The UK House of Commons' Foreign Affairs Committee this week published evidence submitted by H&P's director Dr Andrew Blick. The Committee's aim in calling for evidence was to scrutinise direct foreign-policy relationships between the UK and autocracies and the ways in which autocracies interact with the rules-based international system. Andrew Blick's submission starts from the principle that a historical understanding of how autocracies have moved towards democracy in the past is an important factor in negotiating current relationships - and that a key example is the development of UK democracy itself.
There was never a precise and agreed model of the form UK democracy should take. Those who helped bring it about were not necessarily even fully committed to democracy as we understand it. Efforts to promote reform within autocratic states should avoid being excessively prescriptive, and build on existing elements as far as is possible.
The International Network of History and Policy is in a great position to contribute to policy thinking in this area, as it has the potential to help historians pull together examples and approaches from around the world.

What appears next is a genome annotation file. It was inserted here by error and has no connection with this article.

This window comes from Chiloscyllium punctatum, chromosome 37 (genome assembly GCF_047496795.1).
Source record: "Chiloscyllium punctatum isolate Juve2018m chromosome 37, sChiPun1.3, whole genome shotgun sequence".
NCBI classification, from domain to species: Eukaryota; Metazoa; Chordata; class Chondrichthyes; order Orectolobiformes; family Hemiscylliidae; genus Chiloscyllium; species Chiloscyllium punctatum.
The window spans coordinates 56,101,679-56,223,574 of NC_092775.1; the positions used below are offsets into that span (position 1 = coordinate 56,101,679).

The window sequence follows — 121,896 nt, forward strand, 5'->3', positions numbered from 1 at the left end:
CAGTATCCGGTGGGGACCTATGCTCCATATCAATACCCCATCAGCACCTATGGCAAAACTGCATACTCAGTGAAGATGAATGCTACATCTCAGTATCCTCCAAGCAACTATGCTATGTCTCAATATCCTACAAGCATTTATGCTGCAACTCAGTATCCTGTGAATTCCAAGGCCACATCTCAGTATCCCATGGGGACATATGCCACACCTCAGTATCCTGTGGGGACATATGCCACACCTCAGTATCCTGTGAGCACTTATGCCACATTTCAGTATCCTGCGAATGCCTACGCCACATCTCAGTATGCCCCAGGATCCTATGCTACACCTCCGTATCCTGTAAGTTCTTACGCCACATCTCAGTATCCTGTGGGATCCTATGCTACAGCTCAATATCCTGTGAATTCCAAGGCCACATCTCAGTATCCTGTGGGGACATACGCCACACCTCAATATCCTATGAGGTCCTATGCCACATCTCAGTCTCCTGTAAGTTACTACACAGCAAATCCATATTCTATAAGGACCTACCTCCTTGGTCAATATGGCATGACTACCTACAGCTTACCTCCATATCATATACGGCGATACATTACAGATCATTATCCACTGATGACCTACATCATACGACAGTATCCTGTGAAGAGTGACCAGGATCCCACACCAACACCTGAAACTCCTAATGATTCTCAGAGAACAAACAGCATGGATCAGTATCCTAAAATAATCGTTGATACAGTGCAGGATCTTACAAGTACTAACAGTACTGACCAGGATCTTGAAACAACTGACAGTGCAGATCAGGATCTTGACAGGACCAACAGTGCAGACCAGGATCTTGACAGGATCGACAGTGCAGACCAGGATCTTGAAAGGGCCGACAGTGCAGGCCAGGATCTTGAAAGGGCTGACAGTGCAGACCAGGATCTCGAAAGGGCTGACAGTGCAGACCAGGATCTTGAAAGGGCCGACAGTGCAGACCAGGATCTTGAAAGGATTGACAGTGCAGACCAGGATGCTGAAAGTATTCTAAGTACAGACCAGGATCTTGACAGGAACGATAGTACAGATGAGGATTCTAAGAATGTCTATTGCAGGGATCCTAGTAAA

The purpose of INHAP is to share good practice and to promote the value of history to public policy formation internationally. One area in which history can usefully be applied is to matters of transition away from autocracy. This evidence submission is therefore intended as a contribution in this field.
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H&P is an expanding Partnership based at King's College London and the University of Cambridge, and additionally supported by the University of Bristol, the University of Edinburgh, the University of Leeds, University of Liverpool, the Open University, and the University of Sheffield.
We are the only project in the UK providing access to an international network of more than 500 historians with a broad range of expertise. H&P offers a range of resources for historians, policy makers and journalists.